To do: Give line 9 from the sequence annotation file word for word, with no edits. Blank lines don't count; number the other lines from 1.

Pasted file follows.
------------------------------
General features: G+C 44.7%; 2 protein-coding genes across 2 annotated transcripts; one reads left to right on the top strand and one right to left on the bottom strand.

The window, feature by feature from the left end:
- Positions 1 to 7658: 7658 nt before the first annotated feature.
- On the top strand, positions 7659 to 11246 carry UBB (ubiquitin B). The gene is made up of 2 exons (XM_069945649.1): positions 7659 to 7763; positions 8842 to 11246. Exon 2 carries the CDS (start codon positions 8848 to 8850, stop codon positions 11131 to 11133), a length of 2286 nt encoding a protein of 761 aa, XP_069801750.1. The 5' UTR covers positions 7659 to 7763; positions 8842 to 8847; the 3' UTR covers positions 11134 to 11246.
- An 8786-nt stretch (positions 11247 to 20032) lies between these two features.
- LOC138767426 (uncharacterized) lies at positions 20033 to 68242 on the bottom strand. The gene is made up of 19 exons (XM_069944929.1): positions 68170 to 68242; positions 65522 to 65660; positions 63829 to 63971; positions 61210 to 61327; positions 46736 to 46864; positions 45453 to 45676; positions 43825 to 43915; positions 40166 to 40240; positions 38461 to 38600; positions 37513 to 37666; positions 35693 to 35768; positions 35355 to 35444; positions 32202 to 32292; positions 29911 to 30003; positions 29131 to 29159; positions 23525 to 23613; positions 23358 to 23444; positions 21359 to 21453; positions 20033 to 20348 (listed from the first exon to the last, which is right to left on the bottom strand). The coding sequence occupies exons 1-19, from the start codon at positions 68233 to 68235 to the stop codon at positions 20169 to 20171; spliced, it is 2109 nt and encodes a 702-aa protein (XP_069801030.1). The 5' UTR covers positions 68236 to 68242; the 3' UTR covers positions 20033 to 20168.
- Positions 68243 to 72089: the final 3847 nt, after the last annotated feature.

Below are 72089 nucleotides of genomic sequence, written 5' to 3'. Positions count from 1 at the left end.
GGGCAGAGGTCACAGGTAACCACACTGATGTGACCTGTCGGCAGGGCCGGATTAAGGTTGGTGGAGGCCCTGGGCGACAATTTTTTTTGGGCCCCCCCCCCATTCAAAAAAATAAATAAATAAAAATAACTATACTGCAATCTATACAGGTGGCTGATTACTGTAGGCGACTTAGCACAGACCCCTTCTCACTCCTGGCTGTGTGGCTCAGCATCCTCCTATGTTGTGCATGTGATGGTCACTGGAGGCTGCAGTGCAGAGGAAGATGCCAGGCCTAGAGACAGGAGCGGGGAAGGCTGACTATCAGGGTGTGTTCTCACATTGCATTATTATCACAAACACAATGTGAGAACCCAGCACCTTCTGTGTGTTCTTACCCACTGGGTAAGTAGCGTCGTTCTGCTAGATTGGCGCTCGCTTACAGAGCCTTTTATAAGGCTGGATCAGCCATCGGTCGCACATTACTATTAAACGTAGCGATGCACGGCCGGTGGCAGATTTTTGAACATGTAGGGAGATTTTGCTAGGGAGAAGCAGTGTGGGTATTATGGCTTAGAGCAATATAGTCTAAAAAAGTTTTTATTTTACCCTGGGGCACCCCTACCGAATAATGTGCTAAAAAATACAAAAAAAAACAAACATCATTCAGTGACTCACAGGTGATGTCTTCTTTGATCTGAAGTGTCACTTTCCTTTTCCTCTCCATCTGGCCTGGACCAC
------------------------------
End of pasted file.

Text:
GGGCAGAGGTCACAGGTAACCACACTGATGTGACCTGTCGGCAGGGCCGGATTAAGGTTGGTGGAGGCCCTGGGCGACAATTTTTTTTGGGCCCCCCCCCCATTCAAAAAAATAAATAAATAAAAATAACTATACTGCAATCTATACAGGTGGCTGATTACTGTAGGCGACTTAGCACAGACCCCTTCTCACTCCTGGCTGTGTGGCTCAGCATCCTCCTATGTTGTGCATGTGATGGTCACTGGAGGCTGCAGTGCAGAGGAAGATGCCAGGCCTAGAGACAGGAGCGGGGAAGGCTGACTATCAGGGTGTGTTCTCACATTGCATTATTATCACAAACACAATGTGAGAACCCAGCACCTTCTGTGTGTTCTTACCCACTGGGTAAGTAGCGTCGTTCTGCTAGATTGGCGCTCGCTTACAGAGCCTTTTATAAGGCTGGATCAGCCATCGGTCGCACATTACTATTAAACGTAGCGATGCACGGCCGGTGGCAGATTTTTGAACATGTAGGGAGATTTTGCTAGGGAGAAGCAGTGTGGGTATTATGGCTTAGAGCAATATAGTCTAAAAAAGTTTTTATTTTACCCTGGGGCACCCCTACCGAATAATGTGCTAAAAAATACAAAAAAAAACAAACATCATTCAGTGACTCACAGGTGATGTCTTCTTTGATCTGAAGTGTCACTTTCCTTTTCCTCTCCATCTGGCCTGGACCAC